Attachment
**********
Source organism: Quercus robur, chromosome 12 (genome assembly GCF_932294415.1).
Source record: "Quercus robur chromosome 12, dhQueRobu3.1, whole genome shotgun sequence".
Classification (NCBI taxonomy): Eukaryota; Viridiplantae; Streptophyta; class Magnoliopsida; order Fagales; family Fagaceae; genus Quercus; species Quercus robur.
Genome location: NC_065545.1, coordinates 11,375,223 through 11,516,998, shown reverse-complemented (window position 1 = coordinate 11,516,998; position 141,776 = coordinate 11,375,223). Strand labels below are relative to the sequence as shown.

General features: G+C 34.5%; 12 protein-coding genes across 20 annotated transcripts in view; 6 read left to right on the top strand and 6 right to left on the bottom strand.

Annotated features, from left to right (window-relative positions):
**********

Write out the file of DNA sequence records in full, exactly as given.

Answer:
Source organism: Quercus robur, chromosome 12 (genome assembly GCF_932294415.1).
Source record: "Quercus robur chromosome 12, dhQueRobu3.1, whole genome shotgun sequence".
Classification (NCBI taxonomy): Eukaryota; Viridiplantae; Streptophyta; class Magnoliopsida; order Fagales; family Fagaceae; genus Quercus; species Quercus robur.
Genome location: NC_065545.1, coordinates 11,375,223 through 11,516,998, shown reverse-complemented (window position 1 = coordinate 11,516,998; position 141,776 = coordinate 11,375,223). Strand labels below are relative to the sequence as shown.

General features: G+C 34.5%; 12 protein-coding genes across 20 annotated transcripts in view; 6 read left to right on the top strand and 6 right to left on the bottom strand.

Annotated features, from left to right (window-relative positions):